Say nothing, Calm - British slang; 'okay/cool'
Fit- British slang; 'attractive’
Isi ewu- ‘Goat head’ in Igbo.
The silence during the car ride back was suffocating. Never mind that I’d turned up the radio to a volume slightly above a comfortable level, the repetitive tune of a nondescript pop song playing through the speakers. Otis still stared soundlessly at the road ahead, hands clasped so tightly together, his knuckles were white. I glanced in my rear-view mirror. Jemimah shared a similar blank expression, gazing out of the window, streetlamps offering short, periodic illumination to her face in the darkness.
I made the final turn into the road of their apartment complex and parked the car. As the three of us made our way out of the vehicle, Otis speed-walked ahead of the group to use his key and open the door. He didn’t hold it for us, so as the door auto locked behind him, Jemimah sighed and pulled out her own key from her small handbag to let us in also.
The lift Otis called arrived just as we joined him, so all of us entered and Jemimah pressed the circular '13' button on the wall. When spirits are high, I love to pull out my phone and snap a few fun pictures in the lift’s mirror, after allowing the obligatory joke about why I still have an iPhone with a button in 2022. But tonight, I solemnly assessed myself in the mirror instead, avoiding eye contact with the others.
What a night. I looked disheveled in that typical post-party way, my face shiny from a combination of oil and sweat, grey polo shirt not quite as clean as it was when the night started.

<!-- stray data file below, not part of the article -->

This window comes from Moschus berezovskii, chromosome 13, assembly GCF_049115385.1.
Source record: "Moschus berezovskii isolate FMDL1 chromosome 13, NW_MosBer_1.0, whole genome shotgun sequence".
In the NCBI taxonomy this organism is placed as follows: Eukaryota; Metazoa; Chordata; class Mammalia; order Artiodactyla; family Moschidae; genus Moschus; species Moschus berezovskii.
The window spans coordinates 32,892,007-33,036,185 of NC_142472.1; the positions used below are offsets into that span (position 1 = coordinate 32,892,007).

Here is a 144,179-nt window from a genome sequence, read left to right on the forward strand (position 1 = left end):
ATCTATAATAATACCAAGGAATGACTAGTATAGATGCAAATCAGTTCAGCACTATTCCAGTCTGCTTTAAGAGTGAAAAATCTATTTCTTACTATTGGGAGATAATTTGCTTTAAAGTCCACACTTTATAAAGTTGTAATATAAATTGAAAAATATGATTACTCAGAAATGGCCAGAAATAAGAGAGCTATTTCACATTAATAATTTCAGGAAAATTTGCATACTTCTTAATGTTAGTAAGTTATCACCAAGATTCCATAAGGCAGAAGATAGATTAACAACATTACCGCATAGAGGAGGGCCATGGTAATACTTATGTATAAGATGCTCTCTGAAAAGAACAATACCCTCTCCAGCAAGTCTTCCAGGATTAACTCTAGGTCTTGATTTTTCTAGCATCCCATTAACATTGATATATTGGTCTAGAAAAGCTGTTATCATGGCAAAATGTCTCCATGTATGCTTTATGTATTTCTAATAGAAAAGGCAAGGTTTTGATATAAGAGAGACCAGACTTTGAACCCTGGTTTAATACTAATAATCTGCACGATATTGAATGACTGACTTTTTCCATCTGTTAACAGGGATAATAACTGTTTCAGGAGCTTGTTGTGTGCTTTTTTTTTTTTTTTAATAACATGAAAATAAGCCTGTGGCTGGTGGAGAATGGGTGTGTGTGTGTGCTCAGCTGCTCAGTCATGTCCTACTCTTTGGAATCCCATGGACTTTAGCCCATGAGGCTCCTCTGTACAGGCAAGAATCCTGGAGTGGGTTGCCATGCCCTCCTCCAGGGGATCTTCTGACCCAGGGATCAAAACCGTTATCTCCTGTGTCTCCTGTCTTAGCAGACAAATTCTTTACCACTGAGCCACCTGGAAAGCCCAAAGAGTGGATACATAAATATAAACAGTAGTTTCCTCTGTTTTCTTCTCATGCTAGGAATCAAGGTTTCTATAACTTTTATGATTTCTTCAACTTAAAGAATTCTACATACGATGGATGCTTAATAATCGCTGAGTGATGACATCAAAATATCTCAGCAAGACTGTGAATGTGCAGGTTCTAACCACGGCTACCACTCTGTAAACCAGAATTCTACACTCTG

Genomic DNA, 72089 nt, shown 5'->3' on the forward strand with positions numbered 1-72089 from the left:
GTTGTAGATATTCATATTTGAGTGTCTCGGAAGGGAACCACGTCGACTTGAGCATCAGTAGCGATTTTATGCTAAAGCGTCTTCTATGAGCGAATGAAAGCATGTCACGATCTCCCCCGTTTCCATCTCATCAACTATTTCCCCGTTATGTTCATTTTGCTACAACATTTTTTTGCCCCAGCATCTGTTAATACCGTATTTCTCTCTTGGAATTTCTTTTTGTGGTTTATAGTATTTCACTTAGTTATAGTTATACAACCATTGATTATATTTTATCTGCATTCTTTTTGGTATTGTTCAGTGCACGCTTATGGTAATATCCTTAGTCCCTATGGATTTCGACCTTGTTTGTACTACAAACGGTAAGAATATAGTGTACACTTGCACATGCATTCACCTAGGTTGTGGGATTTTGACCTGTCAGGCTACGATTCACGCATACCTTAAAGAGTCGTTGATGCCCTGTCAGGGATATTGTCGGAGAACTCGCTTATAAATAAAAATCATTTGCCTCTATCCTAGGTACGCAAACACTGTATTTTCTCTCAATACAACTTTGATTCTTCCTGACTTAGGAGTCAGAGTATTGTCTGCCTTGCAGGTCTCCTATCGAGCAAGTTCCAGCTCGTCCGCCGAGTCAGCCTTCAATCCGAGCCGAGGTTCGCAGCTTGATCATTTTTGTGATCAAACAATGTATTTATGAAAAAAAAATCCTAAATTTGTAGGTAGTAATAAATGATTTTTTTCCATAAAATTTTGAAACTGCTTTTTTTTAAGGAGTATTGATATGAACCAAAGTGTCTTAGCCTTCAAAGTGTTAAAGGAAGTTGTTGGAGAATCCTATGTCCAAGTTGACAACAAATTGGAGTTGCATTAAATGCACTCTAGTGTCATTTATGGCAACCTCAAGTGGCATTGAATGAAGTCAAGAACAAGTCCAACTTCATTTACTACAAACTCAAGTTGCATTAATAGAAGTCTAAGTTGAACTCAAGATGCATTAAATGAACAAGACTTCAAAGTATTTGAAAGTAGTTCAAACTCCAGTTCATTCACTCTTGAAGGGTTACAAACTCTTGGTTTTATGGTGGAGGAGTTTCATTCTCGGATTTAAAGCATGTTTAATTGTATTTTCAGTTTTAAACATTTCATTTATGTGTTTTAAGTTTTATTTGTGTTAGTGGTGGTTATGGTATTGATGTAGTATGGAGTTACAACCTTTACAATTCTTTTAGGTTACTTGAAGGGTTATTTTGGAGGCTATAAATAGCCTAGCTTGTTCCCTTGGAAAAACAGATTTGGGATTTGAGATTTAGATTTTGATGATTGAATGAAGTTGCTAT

I casually flicked a dreadlock out of my face. At least I was sober. I felt that would be useful soon. Jemimah, tipsily swaying on her feet, stood in the furthest corner of the lift, away from Otis, whose face was flushed pink from a few drinks.
The lift door opened, we all stepped off, and soon entered Otis and Jemimah’s apartment. I’ve always admired this place. The door opens to a modern foyer, with wooden floors. They’ve done well at making a rented space their own, plants in corners and paintings hung on the white walls. After slipping off my trainers, I shuffled to the living area and flopped down into my unofficial-official seat in the corner of their leather sofa. I love sitting there and watching the hues of the London sky change as the day progresses. Down the corridor is their bedroom, and right before it is their bathroom- home to a ‘His and Hers’ sink unit underneath a strip of yellow light. The perfect lover’s pad.
Otis bypassed the sofa to sit at the dining table, facing the kitchen area, which Jemimah had just entered. She filled the kettle with water and flicked on the switch.